TOKYO -- Fujifilm Holdings is ready to fight for its planned acquisition of Xerox after a majority of the American office machine maker's board quit at the insistence of the deal's powerful opponents.
Xerox announced Tuesday that it had reached a settlement with Carl Icahn and Darwin Deason. The pair of activist investors are allied against a plan that would merge the company with the joint venture Fuji Xerox, in effect putting Xerox under Fujifilm's control. Seven members of Xerox's board, including CEO Jeff Jacobson, are to resign. They will be replaced with six board directors backed by Icahn and Deason.
Jacobson worked extensively with Fujifilm Chairman and CEO Shigetaka Komori to assemble the deal. His resignation comes after a U.S. court temporarily blocked the deal last Friday.
Fujifilm has said it will fight the court's decision. The acquisition agreement with Xerox is legally binding, the Japanese company says, and it will demand its partner's new board go through with it.
Some Xerox shareholders accuse Jacobson of pushing through the Fujifilm deal against their wishes. The CEO stifled objections to the acquisition from other board members, according to Deason, and may have been on the road to dismissal when he resigned.
Icahn has said the acquisition plan drastically undervalues Xerox. The deal is structured so that Fujifilm will acquire a 50.1% interest in Xerox through an allotment of new shares without paying a penny in cash -- something the activist team is unwilling to accept, particularly given Xerox's status as an icon of American business whose name is a synonym for "photocopy." While the office machine maker will pay a special dividend of $2.5 billion when the transaction goes through, investors fear the massive share issue will dilute the value of Xerox stock. Shares slumped after the arrangement came to light.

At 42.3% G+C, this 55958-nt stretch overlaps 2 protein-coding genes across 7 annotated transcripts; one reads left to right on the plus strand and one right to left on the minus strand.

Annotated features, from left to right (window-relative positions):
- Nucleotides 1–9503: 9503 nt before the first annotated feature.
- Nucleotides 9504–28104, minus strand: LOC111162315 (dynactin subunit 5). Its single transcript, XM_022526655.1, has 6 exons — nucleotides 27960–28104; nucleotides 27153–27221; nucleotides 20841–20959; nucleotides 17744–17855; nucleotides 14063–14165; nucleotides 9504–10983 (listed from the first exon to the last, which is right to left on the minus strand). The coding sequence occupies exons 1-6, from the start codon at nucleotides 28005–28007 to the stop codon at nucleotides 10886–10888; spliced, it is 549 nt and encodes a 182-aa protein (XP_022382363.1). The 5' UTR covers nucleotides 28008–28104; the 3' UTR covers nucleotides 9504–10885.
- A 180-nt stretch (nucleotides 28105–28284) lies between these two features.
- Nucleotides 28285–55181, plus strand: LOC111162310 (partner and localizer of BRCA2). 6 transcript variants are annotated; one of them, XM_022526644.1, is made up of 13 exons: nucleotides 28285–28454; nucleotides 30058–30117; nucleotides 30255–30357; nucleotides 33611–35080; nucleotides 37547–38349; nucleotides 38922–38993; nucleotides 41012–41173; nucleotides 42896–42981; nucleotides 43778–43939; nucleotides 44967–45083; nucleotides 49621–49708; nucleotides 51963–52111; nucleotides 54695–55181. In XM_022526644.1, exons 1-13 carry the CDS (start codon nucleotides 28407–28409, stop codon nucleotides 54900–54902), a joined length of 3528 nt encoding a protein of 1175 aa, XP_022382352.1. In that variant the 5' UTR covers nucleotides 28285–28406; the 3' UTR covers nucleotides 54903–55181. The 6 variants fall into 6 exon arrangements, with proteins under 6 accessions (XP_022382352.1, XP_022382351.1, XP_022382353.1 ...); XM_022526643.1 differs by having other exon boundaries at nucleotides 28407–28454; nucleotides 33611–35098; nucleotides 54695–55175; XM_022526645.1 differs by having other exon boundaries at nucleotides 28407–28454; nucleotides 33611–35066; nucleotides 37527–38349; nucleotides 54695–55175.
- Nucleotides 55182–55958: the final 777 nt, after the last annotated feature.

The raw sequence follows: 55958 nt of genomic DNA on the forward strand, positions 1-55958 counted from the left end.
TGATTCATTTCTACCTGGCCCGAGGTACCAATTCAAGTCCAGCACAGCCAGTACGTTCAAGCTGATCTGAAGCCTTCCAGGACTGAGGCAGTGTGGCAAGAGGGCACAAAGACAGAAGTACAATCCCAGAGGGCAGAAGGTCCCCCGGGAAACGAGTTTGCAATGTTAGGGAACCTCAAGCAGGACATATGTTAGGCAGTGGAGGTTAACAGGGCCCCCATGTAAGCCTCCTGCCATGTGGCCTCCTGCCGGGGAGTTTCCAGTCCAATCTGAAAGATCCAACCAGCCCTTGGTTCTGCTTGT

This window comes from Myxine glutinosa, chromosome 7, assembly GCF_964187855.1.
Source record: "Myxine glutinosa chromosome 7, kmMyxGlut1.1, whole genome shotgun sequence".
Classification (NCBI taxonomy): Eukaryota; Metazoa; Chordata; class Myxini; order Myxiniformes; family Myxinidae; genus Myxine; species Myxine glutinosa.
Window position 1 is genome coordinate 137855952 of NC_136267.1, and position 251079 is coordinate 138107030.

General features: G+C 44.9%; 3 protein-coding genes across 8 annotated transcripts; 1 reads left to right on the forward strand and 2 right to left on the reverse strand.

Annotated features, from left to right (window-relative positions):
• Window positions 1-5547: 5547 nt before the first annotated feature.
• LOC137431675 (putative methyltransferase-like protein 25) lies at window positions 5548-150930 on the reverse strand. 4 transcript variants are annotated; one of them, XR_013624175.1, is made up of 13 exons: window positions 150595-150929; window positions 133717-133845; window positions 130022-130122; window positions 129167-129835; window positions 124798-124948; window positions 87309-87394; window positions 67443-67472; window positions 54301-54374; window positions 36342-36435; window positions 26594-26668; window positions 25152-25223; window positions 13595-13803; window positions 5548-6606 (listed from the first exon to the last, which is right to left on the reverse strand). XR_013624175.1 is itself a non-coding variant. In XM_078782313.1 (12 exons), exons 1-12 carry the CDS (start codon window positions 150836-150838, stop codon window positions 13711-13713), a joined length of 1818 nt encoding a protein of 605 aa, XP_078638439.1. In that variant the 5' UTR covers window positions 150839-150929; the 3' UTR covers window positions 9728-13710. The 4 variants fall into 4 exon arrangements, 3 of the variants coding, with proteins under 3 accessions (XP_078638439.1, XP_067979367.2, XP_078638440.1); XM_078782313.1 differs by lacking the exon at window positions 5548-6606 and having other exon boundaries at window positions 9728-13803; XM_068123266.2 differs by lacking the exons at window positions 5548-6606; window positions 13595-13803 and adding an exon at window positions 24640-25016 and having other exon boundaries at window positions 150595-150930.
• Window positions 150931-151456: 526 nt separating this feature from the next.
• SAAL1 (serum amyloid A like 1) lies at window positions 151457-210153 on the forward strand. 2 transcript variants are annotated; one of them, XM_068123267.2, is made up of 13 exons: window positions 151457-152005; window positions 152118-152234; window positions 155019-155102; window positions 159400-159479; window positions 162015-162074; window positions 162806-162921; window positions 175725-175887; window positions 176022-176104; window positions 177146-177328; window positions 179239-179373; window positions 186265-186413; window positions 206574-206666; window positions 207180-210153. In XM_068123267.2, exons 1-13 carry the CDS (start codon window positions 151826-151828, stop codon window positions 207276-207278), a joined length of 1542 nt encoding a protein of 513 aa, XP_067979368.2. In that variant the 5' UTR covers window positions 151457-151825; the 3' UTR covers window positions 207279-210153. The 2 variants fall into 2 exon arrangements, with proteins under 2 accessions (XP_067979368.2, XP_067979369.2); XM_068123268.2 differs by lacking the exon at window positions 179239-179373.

The recent injunction against the deal is in effect a ruling against Fujifilm, according to an attorney versed in American corporate law. Icahn and Deason in mid-April proposed an alternative path forward for the company, including a reconsideration of its alliance with the Japanese company. The company's new board is likely to shake up the acquisition plan in line with the pair's recommendations.
Fujifilm has only a few weapons at its disposal as it fights back. The first is the courts: The Japanese company will consider suing for damages should Xerox's new management team choose not to abide by the agreement, according to a Fujifilm official.
The company could also attempt a hostile takeover of Xerox. But the American company might not survive such a drawn-out fight. Xerox logged just $570 million in operating profit for 2017, half of the figure from three years prior. Demand for office machinery has plunged as offices in advanced nations go paperless.
A third option would be to sweeten the deal for Xerox, giving the American company funds to raise its special dividend. But investors appear leery of the costs that would create: Fujifilm shares tumbled more than 5% on Wednesday after the shakeup at Xerox came to light.